Financing in 2010 was all about two themes: resources and yield.
If you had a deal that offered exposure to one of those, it was almost guaranteed to be a hot seller.
In fact, the biggest problem for bankers was coming up with the product to feed the intense demand from investors. Many companies are flush with cash as profits have poured in during the economic recovery, so there's not a huge urgency to finance.
One major exception is in the resource industry, where companies always need cash for exploration and to finance mines and wells. Even many companies that didn't need the cash hewed to the old resource industry maxim that if the money's there, take it, because it won't always be there. With commodity prices climbing, the money was there.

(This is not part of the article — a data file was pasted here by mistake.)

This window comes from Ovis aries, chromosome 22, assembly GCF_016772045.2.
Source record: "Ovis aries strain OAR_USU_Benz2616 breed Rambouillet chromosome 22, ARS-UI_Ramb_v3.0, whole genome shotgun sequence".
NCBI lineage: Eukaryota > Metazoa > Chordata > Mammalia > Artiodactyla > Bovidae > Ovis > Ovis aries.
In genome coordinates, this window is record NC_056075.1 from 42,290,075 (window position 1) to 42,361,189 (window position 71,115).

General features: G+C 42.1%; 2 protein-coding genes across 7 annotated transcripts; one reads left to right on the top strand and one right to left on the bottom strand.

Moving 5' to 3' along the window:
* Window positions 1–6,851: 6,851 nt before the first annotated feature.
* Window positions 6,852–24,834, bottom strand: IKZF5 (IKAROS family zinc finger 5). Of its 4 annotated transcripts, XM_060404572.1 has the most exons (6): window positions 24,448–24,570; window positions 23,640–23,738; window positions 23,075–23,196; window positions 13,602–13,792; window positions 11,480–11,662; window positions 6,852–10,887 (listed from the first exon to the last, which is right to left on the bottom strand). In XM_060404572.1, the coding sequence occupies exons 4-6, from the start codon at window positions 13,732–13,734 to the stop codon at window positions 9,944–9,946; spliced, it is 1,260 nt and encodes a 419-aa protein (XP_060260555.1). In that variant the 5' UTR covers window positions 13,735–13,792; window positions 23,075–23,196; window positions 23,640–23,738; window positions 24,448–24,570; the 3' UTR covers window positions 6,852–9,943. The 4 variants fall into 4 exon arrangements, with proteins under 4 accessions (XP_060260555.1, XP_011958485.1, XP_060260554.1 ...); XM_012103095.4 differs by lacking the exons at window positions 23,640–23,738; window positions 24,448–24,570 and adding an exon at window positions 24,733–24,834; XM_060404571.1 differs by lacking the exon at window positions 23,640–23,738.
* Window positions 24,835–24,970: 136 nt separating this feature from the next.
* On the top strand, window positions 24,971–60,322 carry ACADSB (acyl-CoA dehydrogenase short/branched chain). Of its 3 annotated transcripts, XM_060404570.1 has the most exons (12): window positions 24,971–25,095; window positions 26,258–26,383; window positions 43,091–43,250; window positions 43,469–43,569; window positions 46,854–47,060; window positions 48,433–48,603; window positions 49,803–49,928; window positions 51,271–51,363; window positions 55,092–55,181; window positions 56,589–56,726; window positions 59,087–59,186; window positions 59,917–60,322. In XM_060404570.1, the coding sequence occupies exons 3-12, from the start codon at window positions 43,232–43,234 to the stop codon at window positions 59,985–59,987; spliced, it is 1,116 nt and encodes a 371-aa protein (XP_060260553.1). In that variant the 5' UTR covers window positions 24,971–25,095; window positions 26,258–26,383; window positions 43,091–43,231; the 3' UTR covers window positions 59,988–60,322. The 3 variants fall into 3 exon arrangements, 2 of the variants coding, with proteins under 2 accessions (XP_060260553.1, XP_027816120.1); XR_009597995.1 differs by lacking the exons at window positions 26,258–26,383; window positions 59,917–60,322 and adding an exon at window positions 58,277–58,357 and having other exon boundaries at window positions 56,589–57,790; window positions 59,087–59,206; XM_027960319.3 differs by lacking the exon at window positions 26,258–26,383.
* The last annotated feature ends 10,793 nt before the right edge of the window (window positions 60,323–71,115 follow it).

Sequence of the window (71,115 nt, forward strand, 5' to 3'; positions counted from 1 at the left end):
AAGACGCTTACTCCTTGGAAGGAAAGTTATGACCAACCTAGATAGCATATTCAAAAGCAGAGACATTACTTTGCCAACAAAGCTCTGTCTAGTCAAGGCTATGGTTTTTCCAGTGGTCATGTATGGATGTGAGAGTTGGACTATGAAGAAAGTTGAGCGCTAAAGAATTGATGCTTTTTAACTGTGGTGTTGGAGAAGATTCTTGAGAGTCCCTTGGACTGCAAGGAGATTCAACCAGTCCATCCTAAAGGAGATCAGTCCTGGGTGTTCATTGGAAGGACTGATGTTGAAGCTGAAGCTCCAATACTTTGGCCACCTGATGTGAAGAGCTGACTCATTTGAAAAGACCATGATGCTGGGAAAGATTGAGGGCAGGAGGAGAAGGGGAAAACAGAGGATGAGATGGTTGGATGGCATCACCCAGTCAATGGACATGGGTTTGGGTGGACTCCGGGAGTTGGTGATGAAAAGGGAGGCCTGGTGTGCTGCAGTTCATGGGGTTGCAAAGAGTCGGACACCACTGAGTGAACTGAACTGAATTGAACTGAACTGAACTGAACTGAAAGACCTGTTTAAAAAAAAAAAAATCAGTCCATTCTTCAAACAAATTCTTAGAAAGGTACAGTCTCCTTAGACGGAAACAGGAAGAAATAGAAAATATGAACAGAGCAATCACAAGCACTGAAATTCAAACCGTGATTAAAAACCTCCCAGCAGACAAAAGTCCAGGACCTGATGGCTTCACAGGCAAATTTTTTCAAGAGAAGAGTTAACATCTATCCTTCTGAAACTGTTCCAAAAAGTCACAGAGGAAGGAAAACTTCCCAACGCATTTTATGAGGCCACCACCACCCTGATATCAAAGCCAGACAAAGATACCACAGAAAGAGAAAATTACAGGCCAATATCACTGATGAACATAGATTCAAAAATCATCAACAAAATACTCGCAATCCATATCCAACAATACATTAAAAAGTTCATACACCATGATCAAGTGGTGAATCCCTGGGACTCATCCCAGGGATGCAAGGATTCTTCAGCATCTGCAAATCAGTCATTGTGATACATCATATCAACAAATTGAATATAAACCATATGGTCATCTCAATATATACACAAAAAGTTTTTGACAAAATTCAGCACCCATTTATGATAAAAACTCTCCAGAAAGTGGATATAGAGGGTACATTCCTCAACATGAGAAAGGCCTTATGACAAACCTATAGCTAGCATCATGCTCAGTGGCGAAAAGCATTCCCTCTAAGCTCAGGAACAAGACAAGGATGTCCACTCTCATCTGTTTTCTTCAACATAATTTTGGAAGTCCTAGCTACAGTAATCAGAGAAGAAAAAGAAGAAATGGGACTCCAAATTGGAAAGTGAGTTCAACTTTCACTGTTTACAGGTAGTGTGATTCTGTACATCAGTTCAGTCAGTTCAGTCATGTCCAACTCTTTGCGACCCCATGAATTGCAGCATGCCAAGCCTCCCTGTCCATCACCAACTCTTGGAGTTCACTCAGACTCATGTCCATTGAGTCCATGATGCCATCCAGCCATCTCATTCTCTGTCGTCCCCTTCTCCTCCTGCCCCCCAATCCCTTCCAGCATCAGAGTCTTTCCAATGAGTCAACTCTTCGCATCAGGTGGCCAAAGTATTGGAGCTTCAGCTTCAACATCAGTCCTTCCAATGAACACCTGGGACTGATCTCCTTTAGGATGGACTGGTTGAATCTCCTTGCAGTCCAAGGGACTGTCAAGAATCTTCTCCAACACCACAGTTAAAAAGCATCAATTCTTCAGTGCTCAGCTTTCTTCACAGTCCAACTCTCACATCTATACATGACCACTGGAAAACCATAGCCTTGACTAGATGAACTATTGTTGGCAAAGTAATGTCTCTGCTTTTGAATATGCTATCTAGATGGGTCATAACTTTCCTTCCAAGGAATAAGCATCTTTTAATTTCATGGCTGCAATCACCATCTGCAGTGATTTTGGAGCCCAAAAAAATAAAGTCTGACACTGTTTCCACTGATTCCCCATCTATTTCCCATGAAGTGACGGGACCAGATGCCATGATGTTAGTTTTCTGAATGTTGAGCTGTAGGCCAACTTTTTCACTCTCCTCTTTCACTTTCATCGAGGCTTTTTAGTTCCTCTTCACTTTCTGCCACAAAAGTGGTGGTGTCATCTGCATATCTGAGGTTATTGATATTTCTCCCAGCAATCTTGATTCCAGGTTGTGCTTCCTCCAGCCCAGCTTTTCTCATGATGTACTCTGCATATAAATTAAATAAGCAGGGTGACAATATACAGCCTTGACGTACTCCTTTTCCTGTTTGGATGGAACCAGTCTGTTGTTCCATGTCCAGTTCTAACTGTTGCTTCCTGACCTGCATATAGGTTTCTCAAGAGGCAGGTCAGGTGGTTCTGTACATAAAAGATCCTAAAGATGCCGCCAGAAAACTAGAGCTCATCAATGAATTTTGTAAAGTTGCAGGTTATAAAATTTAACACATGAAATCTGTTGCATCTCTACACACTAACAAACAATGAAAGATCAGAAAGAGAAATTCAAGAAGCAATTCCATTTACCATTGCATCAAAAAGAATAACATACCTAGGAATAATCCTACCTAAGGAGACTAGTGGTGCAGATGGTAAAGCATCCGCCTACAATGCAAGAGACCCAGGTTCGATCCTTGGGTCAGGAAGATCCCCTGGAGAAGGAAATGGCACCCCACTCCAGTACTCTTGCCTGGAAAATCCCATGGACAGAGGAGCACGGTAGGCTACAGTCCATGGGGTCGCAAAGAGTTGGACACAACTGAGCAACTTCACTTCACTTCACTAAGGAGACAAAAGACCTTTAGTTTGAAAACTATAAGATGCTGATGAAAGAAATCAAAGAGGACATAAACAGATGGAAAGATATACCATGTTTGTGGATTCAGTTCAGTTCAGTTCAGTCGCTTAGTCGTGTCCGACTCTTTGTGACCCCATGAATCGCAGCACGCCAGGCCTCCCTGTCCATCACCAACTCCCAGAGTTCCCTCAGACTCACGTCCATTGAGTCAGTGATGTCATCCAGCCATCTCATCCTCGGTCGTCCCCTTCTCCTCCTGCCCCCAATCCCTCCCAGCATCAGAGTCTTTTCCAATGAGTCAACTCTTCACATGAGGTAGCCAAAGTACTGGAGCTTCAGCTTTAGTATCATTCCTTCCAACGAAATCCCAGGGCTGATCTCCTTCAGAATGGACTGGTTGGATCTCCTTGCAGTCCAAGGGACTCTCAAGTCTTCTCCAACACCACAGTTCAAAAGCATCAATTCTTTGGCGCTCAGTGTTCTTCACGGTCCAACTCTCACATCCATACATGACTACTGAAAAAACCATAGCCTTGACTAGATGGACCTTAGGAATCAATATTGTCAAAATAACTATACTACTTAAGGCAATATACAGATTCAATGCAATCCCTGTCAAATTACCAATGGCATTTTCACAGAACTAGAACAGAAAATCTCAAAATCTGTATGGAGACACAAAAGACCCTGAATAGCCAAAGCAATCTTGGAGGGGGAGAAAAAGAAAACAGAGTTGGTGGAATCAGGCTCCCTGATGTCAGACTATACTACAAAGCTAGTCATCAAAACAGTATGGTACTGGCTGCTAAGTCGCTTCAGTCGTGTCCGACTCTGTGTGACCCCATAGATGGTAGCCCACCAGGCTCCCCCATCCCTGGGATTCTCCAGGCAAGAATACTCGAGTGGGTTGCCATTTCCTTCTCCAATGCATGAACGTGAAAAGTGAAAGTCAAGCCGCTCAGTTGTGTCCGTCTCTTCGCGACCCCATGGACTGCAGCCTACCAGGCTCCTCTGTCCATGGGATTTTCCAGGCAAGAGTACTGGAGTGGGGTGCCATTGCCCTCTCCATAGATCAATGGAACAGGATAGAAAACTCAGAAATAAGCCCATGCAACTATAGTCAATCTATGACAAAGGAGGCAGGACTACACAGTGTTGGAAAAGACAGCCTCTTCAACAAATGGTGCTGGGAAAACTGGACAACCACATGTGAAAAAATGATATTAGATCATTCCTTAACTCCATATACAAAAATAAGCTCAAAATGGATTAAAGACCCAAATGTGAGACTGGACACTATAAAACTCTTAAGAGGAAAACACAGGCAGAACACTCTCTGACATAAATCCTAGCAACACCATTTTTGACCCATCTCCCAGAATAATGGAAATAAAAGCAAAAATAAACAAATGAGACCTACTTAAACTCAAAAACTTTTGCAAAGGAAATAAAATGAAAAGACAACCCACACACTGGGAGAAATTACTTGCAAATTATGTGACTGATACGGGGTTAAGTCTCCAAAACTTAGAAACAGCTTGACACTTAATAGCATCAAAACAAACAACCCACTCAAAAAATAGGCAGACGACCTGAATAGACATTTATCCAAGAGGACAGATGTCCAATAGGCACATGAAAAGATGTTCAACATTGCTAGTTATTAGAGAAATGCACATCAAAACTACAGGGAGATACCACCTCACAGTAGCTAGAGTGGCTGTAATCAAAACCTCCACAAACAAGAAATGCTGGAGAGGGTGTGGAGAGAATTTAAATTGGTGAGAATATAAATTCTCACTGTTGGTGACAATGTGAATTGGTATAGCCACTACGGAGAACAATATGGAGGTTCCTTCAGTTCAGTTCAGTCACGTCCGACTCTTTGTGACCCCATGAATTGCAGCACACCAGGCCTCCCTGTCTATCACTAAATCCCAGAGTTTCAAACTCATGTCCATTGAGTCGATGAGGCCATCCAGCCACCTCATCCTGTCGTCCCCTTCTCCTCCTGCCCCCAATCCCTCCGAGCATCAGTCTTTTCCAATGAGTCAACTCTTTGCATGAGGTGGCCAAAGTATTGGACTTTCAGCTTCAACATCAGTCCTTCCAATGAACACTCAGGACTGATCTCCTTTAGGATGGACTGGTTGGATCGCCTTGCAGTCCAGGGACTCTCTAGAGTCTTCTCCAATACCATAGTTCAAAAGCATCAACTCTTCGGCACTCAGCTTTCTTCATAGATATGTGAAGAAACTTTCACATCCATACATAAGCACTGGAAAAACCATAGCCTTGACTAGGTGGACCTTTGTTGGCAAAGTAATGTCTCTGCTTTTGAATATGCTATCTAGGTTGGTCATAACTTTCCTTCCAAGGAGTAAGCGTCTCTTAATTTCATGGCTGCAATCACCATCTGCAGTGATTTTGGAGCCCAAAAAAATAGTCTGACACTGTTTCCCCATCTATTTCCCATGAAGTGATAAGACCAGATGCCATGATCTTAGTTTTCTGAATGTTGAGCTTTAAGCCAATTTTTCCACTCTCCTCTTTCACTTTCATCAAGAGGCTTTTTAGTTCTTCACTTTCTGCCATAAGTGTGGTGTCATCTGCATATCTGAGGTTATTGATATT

BMO Nesbitt Burns and GMP Capital rose to the top of the equity-issuance league tables based on their strength in the business of underwriting miners and energy companies.
Because of the hunger for income, corporate debt, including high-yield bonds, was a busy place to be. Canada's companies were active issuers of high yield bonds. Some, as always, went into the U.S. market, but more and more found a home in Canada's burgeoning high yield market as numerous asset managers set up funds to buy the bonds.
"Retail is screaming for names they know have yield," said Greg Woynarski, Scotia Capital's co-head of credit capital markets.
It's no surprise then that issuance of retail structured product also posted a strong year. Retail investors, missing the steady payouts from the rapidly disappearing income fund sector, looked to banks to come up with new investment products that provided a regular dividend cheque. CIBC World Markets proved the winner in that business.
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